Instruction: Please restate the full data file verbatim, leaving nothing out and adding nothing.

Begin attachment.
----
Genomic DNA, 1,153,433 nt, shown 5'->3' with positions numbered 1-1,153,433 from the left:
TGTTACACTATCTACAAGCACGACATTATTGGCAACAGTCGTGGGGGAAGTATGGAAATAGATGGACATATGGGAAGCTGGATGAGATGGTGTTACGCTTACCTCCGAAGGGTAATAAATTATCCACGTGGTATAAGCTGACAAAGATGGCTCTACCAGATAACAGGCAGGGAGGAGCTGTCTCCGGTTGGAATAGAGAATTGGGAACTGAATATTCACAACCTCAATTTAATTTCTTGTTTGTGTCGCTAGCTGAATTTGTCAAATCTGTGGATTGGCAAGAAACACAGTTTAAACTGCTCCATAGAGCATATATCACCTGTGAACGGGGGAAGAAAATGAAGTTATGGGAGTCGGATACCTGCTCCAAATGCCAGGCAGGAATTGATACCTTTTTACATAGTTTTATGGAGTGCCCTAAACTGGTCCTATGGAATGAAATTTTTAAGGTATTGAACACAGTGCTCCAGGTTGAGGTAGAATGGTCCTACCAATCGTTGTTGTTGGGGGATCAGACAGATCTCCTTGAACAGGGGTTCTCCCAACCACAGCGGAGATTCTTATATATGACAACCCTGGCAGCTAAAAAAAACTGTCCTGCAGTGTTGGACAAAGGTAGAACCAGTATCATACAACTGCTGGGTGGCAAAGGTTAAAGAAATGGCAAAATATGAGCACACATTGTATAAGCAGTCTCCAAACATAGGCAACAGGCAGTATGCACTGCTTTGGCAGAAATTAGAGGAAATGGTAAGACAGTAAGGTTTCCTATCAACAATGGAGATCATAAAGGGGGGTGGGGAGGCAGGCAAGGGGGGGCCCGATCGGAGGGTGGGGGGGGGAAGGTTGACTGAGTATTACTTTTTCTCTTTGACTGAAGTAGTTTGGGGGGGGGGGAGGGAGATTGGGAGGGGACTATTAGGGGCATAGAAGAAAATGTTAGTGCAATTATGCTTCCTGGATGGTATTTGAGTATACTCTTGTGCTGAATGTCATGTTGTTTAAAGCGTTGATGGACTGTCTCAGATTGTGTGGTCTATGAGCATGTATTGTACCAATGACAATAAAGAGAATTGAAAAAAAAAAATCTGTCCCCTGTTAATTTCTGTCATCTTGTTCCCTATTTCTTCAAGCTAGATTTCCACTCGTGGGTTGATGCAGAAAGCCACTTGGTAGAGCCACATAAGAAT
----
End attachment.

Genomic DNA, 1,153,433 nt, shown 5'->3' with positions numbered 1-1,153,433 from the left:
TGTTACACTATCTACAAGCACGACATTATTGGCAACAGTCGTGGGGGAAGTATGGAAATAGATGGACATATGGGAAGCTGGATGAGATGGTGTTACGCTTACCTCCGAAGGGTAATAAATTATCCACGTGGTATAAGCTGACAAAGATGGCTCTACCAGATAACAGGCAGGGAGGAGCTGTCTCCGGTTGGAATAGAGAATTGGGAACTGAATATTCACAACCTCAATTTAATTTCTTGTTTGTGTCGCTAGCTGAATTTGTCAAATCTGTGGATTGGCAAGAAACACAGTTTAAACTGCTCCATAGAGCATATATCACCTGTGAACGGGGGAAGAAAATGAAGTTATGGGAGTCGGATACCTGCTCCAAATGCCAGGCAGGAATTGATACCTTTTTACATAGTTTTATGGAGTGCCCTAAACTGGTCCTATGGAATGAAATTTTTAAGGTATTGAACACAGTGCTCCAGGTTGAGGTAGAATGGTCCTACCAATCGTTGTTGTTGGGGGATCAGACAGATCTCCTTGAACAGGGGTTCTCCCAACCACAGCGGAGATTCTTATATATGACAACCCTGGCAGCTAAAAAAAACTGTCCTGCAGTGTTGGACAAAGGTAGAACCAGTATCATACAACTGCTGGGTGGCAAAGGTTAAAGAAATGGCAAAATATGAGCACACATTGTATAAGCAGTCTCCAAACATAGGCAACAGGCAGTATGCACTGCTTTGGCAGAAATTAGAGGAAATGGTAAGACAGTAAGGTTTCCTATCAACAATGGAGATCATAAAGGGGGGTGGGGAGGCAGGCAAGGGGGGGCCCGATCGGAGGGTGGGGGGGGGAAGGTTGACTGAGTATTACTTTTTCTCTTTGACTGAAGTAGTTTGGGGGGGGGGGAGGGAGATTGGGAGGGGACTATTAGGGGCATAGAAGAAAATGTTAGTGCAATTATGCTTCCTGGATGGTATTTGAGTATACTCTTGTGCTGAATGTCATGTTGTTTAAAGCGTTGATGGACTGTCTCAGATTGTGTGGTCTATGAGCATGTATTGTACCAATGACAATAAAGAGAATTGAAAAAAAAAAATCTGTCCCCTGTTAATTTCTGTCATCTTGTTCCCTATTTCTTCAAGCTAGATTTCCACTCGTGGGTTGATGCAGAAAGCCACTTGGTAGAGCCACATAAGAAT